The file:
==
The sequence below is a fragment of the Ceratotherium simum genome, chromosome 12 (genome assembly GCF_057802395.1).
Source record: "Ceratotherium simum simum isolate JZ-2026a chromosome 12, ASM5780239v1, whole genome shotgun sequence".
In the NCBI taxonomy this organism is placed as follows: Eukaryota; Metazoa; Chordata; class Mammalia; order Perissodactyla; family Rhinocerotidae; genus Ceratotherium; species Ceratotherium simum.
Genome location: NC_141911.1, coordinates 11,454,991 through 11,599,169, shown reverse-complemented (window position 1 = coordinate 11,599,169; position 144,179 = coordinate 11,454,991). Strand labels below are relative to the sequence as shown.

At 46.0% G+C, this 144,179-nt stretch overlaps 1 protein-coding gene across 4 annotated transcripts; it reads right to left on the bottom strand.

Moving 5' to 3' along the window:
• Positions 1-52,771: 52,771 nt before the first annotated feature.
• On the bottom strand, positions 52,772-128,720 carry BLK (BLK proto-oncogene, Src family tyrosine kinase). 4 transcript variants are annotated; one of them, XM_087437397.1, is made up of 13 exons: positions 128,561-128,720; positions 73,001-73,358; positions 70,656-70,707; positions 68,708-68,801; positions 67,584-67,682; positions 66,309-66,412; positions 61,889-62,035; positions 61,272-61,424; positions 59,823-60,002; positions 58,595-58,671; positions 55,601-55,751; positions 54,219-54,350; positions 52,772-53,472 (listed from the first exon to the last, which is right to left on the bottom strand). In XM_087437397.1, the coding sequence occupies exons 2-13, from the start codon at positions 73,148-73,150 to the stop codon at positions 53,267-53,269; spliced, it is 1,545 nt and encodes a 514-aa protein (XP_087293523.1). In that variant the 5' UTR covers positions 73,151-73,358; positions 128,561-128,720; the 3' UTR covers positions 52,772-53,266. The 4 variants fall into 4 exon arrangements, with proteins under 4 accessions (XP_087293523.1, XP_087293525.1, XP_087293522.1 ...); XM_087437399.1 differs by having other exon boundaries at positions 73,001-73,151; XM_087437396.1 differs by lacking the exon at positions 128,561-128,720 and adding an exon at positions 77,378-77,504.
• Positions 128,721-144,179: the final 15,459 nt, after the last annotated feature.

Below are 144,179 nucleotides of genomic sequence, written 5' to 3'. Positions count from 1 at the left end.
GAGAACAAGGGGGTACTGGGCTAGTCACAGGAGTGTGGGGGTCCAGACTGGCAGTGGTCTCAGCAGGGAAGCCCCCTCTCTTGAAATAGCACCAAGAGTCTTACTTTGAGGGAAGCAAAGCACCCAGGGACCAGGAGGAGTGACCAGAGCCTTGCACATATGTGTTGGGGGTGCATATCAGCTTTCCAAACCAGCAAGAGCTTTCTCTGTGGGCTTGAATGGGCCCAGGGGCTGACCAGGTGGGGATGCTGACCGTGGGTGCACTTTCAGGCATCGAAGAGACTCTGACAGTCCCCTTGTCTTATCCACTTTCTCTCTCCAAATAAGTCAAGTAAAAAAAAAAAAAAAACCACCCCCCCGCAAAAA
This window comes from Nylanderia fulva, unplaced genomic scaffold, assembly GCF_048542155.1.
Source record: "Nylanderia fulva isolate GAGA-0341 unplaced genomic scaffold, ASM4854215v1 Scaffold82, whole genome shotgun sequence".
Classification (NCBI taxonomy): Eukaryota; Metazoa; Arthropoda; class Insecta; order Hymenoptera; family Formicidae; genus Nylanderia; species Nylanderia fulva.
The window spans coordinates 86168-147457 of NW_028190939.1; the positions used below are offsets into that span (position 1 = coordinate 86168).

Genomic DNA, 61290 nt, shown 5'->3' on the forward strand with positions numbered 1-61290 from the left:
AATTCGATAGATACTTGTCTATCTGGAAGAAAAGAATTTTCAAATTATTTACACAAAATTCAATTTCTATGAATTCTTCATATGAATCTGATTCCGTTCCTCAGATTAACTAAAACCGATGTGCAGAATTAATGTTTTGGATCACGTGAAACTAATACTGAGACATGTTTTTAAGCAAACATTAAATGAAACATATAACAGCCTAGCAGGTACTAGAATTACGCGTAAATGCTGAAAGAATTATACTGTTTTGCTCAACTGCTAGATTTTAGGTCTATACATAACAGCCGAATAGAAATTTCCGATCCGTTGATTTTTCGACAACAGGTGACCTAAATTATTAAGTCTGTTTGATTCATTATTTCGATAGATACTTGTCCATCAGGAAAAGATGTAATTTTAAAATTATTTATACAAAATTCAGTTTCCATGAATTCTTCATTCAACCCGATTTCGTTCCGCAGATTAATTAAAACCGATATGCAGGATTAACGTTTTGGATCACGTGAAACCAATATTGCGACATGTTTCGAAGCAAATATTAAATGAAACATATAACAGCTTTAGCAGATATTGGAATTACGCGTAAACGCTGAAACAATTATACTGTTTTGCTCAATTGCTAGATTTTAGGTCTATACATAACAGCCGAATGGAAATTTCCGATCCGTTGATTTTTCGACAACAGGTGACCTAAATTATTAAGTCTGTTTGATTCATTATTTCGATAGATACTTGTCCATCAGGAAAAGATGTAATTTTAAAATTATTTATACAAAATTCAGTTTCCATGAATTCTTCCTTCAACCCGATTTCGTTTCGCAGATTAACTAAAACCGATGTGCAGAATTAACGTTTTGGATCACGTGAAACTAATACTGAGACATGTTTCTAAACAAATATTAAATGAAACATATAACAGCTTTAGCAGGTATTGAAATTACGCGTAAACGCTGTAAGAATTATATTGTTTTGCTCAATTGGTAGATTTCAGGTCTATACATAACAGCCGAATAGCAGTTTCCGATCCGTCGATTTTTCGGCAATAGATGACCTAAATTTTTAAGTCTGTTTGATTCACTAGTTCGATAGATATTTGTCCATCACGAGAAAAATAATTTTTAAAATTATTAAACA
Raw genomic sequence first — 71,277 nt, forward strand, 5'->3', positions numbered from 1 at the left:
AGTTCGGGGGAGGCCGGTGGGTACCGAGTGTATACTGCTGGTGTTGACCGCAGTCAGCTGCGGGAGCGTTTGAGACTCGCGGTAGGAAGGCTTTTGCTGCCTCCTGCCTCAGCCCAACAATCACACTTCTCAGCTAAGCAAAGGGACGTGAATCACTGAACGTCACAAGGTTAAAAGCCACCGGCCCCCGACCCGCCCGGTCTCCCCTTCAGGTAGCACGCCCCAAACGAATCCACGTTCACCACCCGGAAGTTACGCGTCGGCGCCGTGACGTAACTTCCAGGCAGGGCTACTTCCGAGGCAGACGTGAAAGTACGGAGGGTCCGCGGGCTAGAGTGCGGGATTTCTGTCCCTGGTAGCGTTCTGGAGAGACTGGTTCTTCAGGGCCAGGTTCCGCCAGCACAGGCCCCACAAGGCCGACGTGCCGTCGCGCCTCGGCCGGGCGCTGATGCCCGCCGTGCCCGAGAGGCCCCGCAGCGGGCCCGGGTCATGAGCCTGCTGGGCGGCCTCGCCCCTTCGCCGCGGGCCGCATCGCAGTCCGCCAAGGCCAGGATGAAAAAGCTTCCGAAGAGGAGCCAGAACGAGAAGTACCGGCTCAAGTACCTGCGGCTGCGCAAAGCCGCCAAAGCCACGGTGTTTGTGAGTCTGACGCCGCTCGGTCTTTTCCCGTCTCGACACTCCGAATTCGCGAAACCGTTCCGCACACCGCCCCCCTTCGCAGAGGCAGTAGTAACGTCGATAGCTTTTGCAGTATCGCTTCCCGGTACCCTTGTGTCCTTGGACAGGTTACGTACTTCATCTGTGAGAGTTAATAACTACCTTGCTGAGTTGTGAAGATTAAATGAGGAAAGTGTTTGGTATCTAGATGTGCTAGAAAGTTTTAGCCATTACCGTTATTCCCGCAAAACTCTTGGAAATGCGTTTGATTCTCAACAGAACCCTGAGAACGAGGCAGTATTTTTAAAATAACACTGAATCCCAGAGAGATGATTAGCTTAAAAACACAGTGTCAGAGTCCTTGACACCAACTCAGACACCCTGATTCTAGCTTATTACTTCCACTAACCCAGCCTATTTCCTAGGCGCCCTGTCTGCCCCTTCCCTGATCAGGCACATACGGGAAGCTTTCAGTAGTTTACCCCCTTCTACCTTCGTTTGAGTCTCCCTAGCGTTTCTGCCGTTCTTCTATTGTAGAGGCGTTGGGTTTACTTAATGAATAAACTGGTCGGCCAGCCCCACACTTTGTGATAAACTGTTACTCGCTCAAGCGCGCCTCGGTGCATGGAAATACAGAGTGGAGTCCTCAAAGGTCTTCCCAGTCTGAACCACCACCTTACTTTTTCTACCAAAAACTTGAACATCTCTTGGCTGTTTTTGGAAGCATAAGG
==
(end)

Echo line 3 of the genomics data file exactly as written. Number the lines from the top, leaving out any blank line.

In the NCBI taxonomy this organism is placed as follows: Eukaryota; Metazoa; Chordata; class Mammalia; order Perissodactyla; family Rhinocerotidae; genus Ceratotherium; species Ceratotherium simum.